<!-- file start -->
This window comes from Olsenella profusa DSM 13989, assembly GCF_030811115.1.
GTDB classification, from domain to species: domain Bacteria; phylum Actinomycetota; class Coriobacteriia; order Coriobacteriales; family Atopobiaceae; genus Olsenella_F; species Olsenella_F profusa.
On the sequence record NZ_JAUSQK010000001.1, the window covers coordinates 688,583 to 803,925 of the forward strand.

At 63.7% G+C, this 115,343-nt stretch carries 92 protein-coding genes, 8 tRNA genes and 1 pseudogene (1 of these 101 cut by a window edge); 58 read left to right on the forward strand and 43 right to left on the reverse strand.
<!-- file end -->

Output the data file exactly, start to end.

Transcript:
This window comes from Olsenella profusa DSM 13989, assembly GCF_030811115.1.
GTDB classification, from domain to species: domain Bacteria; phylum Actinomycetota; class Coriobacteriia; order Coriobacteriales; family Atopobiaceae; genus Olsenella_F; species Olsenella_F profusa.
On the sequence record NZ_JAUSQK010000001.1, the window covers coordinates 688,583 to 803,925 of the forward strand.

At 63.7% G+C, this 115,343-nt stretch carries 92 protein-coding genes, 8 tRNA genes and 1 pseudogene (1 of these 101 cut by a window edge); 58 read left to right on the forward strand and 43 right to left on the reverse strand.